At first I thought one could encode the name of the polybuffer into @source, but it doesn’t function. Then I’ve tried to list the individual buffers within the polybuffer, either with commas or spaces, it doesn’t function neither.
Does it mean I want to iterate through all my buffers? Then, will the output be in a common dataset on in individual ones?
I know that, but can I analyze several files, put the fragments into a regressor and know which file a fragment is related to when it is returned by the regressor (when scanning with a fluid.plotter for instance) ? I suppose I should add the filename to each set of data entered into the regressor post-normalization?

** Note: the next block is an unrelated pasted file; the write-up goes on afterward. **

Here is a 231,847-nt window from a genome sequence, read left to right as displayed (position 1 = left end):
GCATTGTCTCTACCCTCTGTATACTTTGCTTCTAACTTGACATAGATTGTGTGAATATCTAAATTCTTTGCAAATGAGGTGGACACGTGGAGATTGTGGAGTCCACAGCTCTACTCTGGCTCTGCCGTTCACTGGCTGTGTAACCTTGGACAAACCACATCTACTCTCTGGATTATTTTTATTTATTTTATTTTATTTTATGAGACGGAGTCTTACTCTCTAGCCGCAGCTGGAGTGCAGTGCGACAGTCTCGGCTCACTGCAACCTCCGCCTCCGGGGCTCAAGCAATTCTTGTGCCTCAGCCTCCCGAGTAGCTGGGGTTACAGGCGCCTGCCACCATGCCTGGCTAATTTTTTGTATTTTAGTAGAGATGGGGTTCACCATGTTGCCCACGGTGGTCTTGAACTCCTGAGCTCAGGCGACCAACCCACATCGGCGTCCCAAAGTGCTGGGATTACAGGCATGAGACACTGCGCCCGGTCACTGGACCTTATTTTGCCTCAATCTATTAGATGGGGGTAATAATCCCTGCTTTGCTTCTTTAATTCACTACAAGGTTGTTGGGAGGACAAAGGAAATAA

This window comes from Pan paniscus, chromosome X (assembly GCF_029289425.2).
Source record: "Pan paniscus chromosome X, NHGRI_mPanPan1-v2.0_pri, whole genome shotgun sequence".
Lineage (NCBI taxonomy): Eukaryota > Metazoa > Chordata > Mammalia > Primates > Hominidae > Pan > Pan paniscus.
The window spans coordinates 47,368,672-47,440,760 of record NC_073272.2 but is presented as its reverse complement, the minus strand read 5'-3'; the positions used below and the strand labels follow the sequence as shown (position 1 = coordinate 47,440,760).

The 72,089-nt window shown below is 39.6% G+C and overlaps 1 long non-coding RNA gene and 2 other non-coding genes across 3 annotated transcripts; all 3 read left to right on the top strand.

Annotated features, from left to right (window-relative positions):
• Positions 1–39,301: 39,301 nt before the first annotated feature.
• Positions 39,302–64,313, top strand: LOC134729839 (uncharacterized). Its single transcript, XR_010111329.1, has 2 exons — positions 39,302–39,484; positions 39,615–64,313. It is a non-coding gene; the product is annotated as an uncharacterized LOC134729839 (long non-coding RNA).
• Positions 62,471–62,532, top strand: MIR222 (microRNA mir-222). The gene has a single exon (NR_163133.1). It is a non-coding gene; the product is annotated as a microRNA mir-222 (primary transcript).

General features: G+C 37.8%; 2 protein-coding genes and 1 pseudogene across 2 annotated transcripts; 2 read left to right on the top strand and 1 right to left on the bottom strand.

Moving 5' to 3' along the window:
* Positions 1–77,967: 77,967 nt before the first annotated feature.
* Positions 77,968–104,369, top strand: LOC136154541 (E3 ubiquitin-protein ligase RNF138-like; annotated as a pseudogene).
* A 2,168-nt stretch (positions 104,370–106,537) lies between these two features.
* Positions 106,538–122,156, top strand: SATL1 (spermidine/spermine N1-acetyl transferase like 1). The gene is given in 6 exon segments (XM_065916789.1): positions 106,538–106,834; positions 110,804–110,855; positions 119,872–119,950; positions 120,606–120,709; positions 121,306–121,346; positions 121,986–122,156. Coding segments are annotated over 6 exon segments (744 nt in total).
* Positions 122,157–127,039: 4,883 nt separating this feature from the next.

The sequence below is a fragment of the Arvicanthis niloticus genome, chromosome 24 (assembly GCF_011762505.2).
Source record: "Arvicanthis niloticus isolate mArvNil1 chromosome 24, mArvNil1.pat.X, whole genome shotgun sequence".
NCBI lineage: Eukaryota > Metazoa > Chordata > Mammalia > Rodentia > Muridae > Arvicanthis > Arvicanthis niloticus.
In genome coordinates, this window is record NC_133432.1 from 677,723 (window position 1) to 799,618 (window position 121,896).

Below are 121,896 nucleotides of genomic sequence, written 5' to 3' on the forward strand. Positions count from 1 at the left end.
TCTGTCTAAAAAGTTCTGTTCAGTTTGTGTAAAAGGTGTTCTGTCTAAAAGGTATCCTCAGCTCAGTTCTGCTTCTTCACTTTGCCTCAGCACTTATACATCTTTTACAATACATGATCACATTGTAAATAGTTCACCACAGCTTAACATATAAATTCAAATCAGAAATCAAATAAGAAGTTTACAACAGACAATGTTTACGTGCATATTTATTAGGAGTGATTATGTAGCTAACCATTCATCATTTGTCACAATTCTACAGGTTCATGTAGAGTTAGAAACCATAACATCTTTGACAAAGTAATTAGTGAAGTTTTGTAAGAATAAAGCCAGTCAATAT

this is it: you need to know what comes from where. there are many ways to do that, but one is to use the identifier (a symbol) to ‘encode’ where the data is coming from. then when you get your result you will decode from it what to playback.
for instance, a dataset with polybufer SOUND could have 3 points with those ids
in which I have decided that the first value is the plybuffer subbuffer and the second is the offset in the said buffer, which allows me to have more than one slice per buffer.
this is very powerful, as you can code the way you want what you need.
Oh, I see, sorry. Here’s a very simple example of what @tremblap mentions below, just using source buffer names for dataset IDs. These ID’s would be preserved if you then call predict on the regressor with this dataset. Hopefully it’s clear enough to see how you could add extra metadata to the ID, like slice points and suchlike.